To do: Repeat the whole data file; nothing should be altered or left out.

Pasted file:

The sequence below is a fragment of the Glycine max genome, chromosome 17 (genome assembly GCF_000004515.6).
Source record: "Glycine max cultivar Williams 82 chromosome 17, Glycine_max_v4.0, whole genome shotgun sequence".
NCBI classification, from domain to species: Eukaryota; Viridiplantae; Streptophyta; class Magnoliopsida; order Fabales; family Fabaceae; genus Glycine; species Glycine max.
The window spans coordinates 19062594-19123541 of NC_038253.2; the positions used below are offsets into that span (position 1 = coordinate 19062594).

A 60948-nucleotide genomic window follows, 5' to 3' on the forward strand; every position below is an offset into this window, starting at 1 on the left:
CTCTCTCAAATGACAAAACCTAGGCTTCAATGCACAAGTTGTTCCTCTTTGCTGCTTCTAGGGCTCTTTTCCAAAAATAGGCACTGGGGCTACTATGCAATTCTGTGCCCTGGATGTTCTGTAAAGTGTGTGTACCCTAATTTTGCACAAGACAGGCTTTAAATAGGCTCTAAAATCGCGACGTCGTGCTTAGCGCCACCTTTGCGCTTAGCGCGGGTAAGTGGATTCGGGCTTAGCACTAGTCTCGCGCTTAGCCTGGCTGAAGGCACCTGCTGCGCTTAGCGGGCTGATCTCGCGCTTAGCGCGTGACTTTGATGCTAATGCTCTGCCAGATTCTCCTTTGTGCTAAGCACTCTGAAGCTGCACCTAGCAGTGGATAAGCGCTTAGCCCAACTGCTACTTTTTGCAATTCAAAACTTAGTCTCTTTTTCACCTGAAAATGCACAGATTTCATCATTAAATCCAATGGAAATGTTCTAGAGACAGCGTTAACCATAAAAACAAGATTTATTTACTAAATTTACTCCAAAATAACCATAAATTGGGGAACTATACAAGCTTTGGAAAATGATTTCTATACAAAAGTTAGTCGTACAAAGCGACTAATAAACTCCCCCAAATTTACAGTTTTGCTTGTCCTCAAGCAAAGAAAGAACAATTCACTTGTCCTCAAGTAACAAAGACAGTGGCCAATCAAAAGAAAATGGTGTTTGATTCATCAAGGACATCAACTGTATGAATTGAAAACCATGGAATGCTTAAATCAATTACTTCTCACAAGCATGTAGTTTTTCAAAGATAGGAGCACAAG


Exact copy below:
The sequence below is a fragment of the Glycine max genome, chromosome 17 (genome assembly GCF_000004515.6).
Source record: "Glycine max cultivar Williams 82 chromosome 17, Glycine_max_v4.0, whole genome shotgun sequence".
NCBI classification, from domain to species: Eukaryota; Viridiplantae; Streptophyta; class Magnoliopsida; order Fabales; family Fabaceae; genus Glycine; species Glycine max.
The window spans coordinates 19062594-19123541 of NC_038253.2; the positions used below are offsets into that span (position 1 = coordinate 19062594).

A 60948-nucleotide genomic window follows, 5' to 3' on the forward strand; every position below is an offset into this window, starting at 1 on the left:
CTCTCTCAAATGACAAAACCTAGGCTTCAATGCACAAGTTGTTCCTCTTTGCTGCTTCTAGGGCTCTTTTCCAAAAATAGGCACTGGGGCTACTATGCAATTCTGTGCCCTGGATGTTCTGTAAAGTGTGTGTACCCTAATTTTGCACAAGACAGGCTTTAAATAGGCTCTAAAATCGCGACGTCGTGCTTAGCGCCACCTTTGCGCTTAGCGCGGGTAAGTGGATTCGGGCTTAGCACTAGTCTCGCGCTTAGCCTGGCTGAAGGCACCTGCTGCGCTTAGCGGGCTGATCTCGCGCTTAGCGCGTGACTTTGATGCTAATGCTCTGCCAGATTCTCCTTTGTGCTAAGCACTCTGAAGCTGCACCTAGCAGTGGATAAGCGCTTAGCCCAACTGCTACTTTTTGCAATTCAAAACTTAGTCTCTTTTTCACCTGAAAATGCACAGATTTCATCATTAAATCCAATGGAAATGTTCTAGAGACAGCGTTAACCATAAAAACAAGATTTATTTACTAAATTTACTCCAAAATAACCATAAATTGGGGAACTATACAAGCTTTGGAAAATGATTTCTATACAAAAGTTAGTCGTACAAAGCGACTAATAAACTCCCCCAAATTTACAGTTTTGCTTGTCCTCAAGCAAAGAAAGAACAATTCACTTGTCCTCAAGTAACAAAGACAGTGGCCAATCAAAAGAAAATGGTGTTTGATTCATCAAGGACATCAACTGTATGAATTGAAAACCATGGAATGCTTAAATCAATTACTTCTCACAAGCATGTAGTTTTTCAAAGATAGGAGCACAAG